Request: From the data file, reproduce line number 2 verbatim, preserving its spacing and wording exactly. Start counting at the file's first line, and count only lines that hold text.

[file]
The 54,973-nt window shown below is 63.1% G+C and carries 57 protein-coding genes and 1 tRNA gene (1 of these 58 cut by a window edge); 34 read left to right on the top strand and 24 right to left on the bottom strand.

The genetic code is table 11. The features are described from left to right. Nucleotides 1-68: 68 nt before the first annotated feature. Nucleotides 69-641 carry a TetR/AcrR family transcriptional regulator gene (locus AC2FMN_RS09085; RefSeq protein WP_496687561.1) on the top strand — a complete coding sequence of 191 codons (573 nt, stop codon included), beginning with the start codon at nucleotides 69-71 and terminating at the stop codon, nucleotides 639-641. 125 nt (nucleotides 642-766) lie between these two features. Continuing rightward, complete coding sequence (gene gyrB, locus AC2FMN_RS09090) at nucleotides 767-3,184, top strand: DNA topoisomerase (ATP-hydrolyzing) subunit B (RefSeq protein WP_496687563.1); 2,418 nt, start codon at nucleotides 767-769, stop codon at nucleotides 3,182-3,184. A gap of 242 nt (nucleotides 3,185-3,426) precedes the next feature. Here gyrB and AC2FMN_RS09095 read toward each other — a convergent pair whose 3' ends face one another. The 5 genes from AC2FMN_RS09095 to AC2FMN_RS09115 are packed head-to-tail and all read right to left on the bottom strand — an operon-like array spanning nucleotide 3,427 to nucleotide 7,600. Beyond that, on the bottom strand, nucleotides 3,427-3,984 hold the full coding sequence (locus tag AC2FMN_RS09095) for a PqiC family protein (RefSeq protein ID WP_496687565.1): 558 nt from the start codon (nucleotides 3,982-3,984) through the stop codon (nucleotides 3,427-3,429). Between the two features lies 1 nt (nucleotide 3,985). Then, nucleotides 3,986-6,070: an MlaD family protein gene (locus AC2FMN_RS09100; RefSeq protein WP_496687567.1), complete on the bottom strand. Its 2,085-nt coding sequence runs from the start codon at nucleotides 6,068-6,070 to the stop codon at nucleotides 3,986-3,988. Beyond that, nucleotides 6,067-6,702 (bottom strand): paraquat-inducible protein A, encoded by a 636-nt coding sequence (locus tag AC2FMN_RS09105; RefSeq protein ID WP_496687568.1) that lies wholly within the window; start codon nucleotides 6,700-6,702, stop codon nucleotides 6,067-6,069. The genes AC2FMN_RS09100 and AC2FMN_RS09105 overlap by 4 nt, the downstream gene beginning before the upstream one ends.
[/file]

The genetic code is table 11. The features are described from left to right. Nucleotides 1-68: 68 nt before the first annotated feature. Nucleotides 69-641 carry a TetR/AcrR family transcriptional regulator gene (locus AC2FMN_RS09085; RefSeq protein WP_496687561.1) on the top strand — a complete coding sequence of 191 codons (573 nt, stop codon included), beginning with the start codon at nucleotides 69-71 and terminating at the stop codon, nucleotides 639-641. 125 nt (nucleotides 642-766) lie between these two features. Continuing rightward, complete coding sequence (gene gyrB, locus AC2FMN_RS09090) at nucleotides 767-3,184, top strand: DNA topoisomerase (ATP-hydrolyzing) subunit B (RefSeq protein WP_496687563.1); 2,418 nt, start codon at nucleotides 767-769, stop codon at nucleotides 3,182-3,184. A gap of 242 nt (nucleotides 3,185-3,426) precedes the next feature. Here gyrB and AC2FMN_RS09095 read toward each other — a convergent pair whose 3' ends face one another. The 5 genes from AC2FMN_RS09095 to AC2FMN_RS09115 are packed head-to-tail and all read right to left on the bottom strand — an operon-like array spanning nucleotide 3,427 to nucleotide 7,600. Beyond that, on the bottom strand, nucleotides 3,427-3,984 hold the full coding sequence (locus tag AC2FMN_RS09095) for a PqiC family protein (RefSeq protein ID WP_496687565.1): 558 nt from the start codon (nucleotides 3,982-3,984) through the stop codon (nucleotides 3,427-3,429). Between the two features lies 1 nt (nucleotide 3,985). Then, nucleotides 3,986-6,070: an MlaD family protein gene (locus AC2FMN_RS09100; RefSeq protein WP_496687567.1), complete on the bottom strand. Its 2,085-nt coding sequence runs from the start codon at nucleotides 6,068-6,070 to the stop codon at nucleotides 3,986-3,988. Beyond that, nucleotides 6,067-6,702 (bottom strand): paraquat-inducible protein A, encoded by a 636-nt coding sequence (locus tag AC2FMN_RS09105; RefSeq protein ID WP_496687568.1) that lies wholly within the window; start codon nucleotides 6,700-6,702, stop codon nucleotides 6,067-6,069. The genes AC2FMN_RS09100 and AC2FMN_RS09105 overlap by 4 nt, the downstream gene beginning before the upstream one ends.